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Re: Holiday Films

Posted: December 15th, 2014, 11:31 pm
by Professional Tourist
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Noƫlco -- even our name says "Merry Christmas." :D

Re: Holiday Films

Posted: December 16th, 2014, 10:48 am
by Mr. Arkadin
How about this one? Incidentally, that's Edward Arnold in all the pictures on the wall as Mrs. Deagle's late husband.

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Re: Holiday Films

Posted: December 16th, 2014, 3:57 pm
by knitwit45
Holiday Inn
Star in the Night
Scrooge (1951)
A Christmas Carol (1938)
Christmas in Connecticut
Heidi
A Night to Remember
Love Actually
Polar Express
Holiday
The Last Holiday
Seeing A Christmas Carol and Christmas in Connecticut with Ro and the kidling was the best. What fun to see favorites with a "new" "old" friend.

Re: Holiday Films

Posted: December 16th, 2014, 7:54 pm
by moira finnie
knitwit45 wrote:Holiday Inn
Star in the Night
Scrooge (1951)
A Christmas Carol (1938)
Christmas in Connecticut
Heidi
A Night to Remember
Love Actually
Polar Express
Holiday
The Last Holiday
Seeing A Christmas Carol and Christmas in Connecticut with Ro and the kidling was the best. What fun to see favorites with a "new" "old" friend.

Oh, Nancy, how could I forget searching for Grandfather in the snow on Christmas Eve? Or the snow globe hurtling to the floor?! Jeepers, all your picks are memorable.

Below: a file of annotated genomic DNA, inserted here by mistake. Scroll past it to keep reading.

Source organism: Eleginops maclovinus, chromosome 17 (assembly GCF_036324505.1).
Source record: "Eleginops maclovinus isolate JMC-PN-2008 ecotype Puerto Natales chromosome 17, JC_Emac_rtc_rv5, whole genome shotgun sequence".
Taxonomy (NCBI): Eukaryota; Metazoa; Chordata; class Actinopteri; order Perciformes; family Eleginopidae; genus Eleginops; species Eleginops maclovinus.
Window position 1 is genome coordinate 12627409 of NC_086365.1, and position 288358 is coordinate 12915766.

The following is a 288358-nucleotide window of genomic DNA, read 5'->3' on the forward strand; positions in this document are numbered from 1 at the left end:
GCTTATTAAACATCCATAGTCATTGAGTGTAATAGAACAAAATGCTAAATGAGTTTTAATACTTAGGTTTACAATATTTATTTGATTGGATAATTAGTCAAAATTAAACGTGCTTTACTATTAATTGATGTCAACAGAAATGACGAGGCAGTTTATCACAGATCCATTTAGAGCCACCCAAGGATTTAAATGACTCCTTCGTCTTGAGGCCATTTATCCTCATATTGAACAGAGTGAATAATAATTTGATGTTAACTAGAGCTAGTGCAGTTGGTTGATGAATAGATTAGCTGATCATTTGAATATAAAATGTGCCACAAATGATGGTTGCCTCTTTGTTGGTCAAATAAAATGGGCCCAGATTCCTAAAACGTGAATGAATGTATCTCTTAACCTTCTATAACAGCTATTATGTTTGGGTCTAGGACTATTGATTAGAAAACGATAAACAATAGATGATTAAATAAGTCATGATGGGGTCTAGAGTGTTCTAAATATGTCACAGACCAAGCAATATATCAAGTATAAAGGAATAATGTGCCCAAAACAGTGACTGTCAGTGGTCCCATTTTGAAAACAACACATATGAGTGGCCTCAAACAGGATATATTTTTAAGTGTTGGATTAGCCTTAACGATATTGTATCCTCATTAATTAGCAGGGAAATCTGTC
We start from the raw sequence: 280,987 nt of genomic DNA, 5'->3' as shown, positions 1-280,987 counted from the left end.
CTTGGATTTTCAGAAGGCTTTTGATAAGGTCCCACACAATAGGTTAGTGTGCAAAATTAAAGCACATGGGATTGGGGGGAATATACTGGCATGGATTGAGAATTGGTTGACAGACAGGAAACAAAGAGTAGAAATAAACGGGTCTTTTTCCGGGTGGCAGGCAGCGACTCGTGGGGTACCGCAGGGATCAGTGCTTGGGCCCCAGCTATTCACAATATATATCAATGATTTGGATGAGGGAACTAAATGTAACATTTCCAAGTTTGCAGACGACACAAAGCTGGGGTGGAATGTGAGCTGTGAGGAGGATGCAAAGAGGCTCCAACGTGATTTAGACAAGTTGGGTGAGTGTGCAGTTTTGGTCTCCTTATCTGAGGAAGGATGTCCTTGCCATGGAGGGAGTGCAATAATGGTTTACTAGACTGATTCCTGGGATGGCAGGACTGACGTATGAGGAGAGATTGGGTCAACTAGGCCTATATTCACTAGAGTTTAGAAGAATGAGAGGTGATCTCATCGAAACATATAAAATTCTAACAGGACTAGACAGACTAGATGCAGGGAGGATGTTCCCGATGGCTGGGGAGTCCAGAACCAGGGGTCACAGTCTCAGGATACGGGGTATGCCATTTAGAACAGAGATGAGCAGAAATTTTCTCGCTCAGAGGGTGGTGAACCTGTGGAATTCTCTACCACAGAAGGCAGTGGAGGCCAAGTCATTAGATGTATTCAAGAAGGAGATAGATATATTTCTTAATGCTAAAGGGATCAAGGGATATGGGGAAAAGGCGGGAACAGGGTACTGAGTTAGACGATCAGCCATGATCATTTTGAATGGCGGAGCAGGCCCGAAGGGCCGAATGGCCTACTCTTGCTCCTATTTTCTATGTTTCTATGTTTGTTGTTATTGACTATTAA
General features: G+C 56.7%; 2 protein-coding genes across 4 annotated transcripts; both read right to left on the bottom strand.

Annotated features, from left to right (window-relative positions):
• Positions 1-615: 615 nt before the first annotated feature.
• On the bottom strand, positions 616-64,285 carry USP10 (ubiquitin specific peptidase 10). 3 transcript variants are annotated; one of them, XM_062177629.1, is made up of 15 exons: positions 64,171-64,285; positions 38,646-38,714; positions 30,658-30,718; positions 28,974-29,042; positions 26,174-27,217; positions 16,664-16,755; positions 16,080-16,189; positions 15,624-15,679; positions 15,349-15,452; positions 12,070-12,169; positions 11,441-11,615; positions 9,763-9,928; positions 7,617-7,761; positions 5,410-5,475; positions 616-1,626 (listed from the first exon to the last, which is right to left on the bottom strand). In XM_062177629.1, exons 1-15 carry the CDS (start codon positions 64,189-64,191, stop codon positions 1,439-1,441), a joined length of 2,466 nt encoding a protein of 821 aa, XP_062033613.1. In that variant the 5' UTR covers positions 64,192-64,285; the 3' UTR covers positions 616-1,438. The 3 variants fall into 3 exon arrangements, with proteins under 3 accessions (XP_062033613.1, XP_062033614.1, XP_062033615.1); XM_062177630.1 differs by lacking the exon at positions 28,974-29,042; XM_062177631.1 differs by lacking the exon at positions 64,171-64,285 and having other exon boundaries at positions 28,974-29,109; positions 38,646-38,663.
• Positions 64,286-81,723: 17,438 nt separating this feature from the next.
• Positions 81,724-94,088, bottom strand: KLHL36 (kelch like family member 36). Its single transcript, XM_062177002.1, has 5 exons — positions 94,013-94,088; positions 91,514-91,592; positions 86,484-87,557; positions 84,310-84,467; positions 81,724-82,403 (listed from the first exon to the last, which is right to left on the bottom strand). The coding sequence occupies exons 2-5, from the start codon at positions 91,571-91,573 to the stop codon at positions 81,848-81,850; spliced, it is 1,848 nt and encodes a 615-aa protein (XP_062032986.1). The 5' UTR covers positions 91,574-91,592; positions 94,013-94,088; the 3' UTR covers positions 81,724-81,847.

Joel, thanks for pointing out Edward Arnold's presence. I've seen Gremlins a couple of times and overlooked that grace note. I think my eyes were covered during those scenes, wimpette that I am.

Re: Holiday Films

Posted: December 16th, 2014, 9:09 pm
by knitwit45
: :lol: :lol:

Re: Holiday Films

Posted: December 17th, 2014, 10:14 am
by Mr. Arkadin
moira finnie wrote:Joel, thanks for pointing out Edward Arnold's presence. I've seen Gremlins a couple of times and overlooked that grace note. I think my eyes were covered during those scenes, wimpette that I am.


I did not fully appreciate Gremlins until I realized how it's actually a homage to classic film. Mrs. Deagle is a bizarre combination of Scrooge meets Wicked Witch of the West & even says to the dog "I'll get you--when you least expect it!"

What still gives me chills is this one:

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Re: Holiday Films

Posted: December 17th, 2014, 1:18 pm
by RedRiver
I never know whether or not to include Billy Wilder's sensitive THE APARTMENT. Much of the story takes place at Christmas time. But it's not ABOUT the holiday. It doesn't come up in the usual discussion.

Re: Holiday Films

Posted: December 19th, 2014, 1:52 pm
by mrsl